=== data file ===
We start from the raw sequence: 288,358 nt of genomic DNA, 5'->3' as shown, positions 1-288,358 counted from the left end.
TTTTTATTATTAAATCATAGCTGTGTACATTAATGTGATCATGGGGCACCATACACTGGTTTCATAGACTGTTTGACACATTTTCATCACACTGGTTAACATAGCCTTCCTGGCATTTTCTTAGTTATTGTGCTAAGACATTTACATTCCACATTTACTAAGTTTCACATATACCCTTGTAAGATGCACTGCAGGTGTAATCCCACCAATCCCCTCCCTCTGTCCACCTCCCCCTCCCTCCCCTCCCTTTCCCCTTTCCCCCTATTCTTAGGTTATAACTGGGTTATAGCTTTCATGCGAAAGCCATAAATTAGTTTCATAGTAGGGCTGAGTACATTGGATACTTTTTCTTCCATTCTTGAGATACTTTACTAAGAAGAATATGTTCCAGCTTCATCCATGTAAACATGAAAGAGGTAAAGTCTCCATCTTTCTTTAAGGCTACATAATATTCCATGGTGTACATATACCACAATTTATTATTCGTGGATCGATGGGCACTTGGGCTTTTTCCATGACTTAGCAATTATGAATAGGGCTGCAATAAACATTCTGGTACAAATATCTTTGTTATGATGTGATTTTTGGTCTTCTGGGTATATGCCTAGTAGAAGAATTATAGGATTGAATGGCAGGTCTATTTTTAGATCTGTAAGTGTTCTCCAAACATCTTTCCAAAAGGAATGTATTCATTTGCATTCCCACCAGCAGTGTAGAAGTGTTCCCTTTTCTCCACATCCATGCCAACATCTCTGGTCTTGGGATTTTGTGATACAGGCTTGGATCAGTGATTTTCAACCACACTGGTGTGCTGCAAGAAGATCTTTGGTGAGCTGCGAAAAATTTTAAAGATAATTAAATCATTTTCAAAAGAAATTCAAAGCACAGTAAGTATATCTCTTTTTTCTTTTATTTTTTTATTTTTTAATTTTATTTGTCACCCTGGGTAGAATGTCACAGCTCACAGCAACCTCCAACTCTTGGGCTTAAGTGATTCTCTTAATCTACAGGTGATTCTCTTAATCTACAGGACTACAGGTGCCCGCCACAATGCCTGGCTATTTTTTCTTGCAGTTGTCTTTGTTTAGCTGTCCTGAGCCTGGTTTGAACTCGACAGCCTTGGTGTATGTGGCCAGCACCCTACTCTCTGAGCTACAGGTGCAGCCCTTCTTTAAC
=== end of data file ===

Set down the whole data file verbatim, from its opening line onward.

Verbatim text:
We start from the raw sequence: 288,358 nt of genomic DNA, 5'->3' as shown, positions 1-288,358 counted from the left end.
TTTTTATTATTAAATCATAGCTGTGTACATTAATGTGATCATGGGGCACCATACACTGGTTTCATAGACTGTTTGACACATTTTCATCACACTGGTTAACATAGCCTTCCTGGCATTTTCTTAGTTATTGTGCTAAGACATTTACATTCCACATTTACTAAGTTTCACATATACCCTTGTAAGATGCACTGCAGGTGTAATCCCACCAATCCCCTCCCTCTGTCCACCTCCCCCTCCCTCCCCTCCCTTTCCCCTTTCCCCCTATTCTTAGGTTATAACTGGGTTATAGCTTTCATGCGAAAGCCATAAATTAGTTTCATAGTAGGGCTGAGTACATTGGATACTTTTTCTTCCATTCTTGAGATACTTTACTAAGAAGAATATGTTCCAGCTTCATCCATGTAAACATGAAAGAGGTAAAGTCTCCATCTTTCTTTAAGGCTACATAATATTCCATGGTGTACATATACCACAATTTATTATTCGTGGATCGATGGGCACTTGGGCTTTTTCCATGACTTAGCAATTATGAATAGGGCTGCAATAAACATTCTGGTACAAATATCTTTGTTATGATGTGATTTTTGGTCTTCTGGGTATATGCCTAGTAGAAGAATTATAGGATTGAATGGCAGGTCTATTTTTAGATCTGTAAGTGTTCTCCAAACATCTTTCCAAAAGGAATGTATTCATTTGCATTCCCACCAGCAGTGTAGAAGTGTTCCCTTTTCTCCACATCCATGCCAACATCTCTGGTCTTGGGATTTTGTGATACAGGCTTGGATCAGTGATTTTCAACCACACTGGTGTGCTGCAAGAAGATCTTTGGTGAGCTGCGAAAAATTTTAAAGATAATTAAATCATTTTCAAAAGAAATTCAAAGCACAGTAAGTATATCTCTTTTTTCTTTTATTTTTTTATTTTTTAATTTTATTTGTCACCCTGGGTAGAATGTCACAGCTCACAGCAACCTCCAACTCTTGGGCTTAAGTGATTCTCTTAATCTACAGGTGATTCTCTTAATCTACAGGACTACAGGTGCCCGCCACAATGCCTGGCTATTTTTTCTTGCAGTTGTCTTTGTTTAGCTGTCCTGAGCCTGGTTTGAACTCGACAGCCTTGGTGTATGTGGCCAGCACCCTACTCTCTGAGCTACAGGTGCAGCCCTTCTTTAAC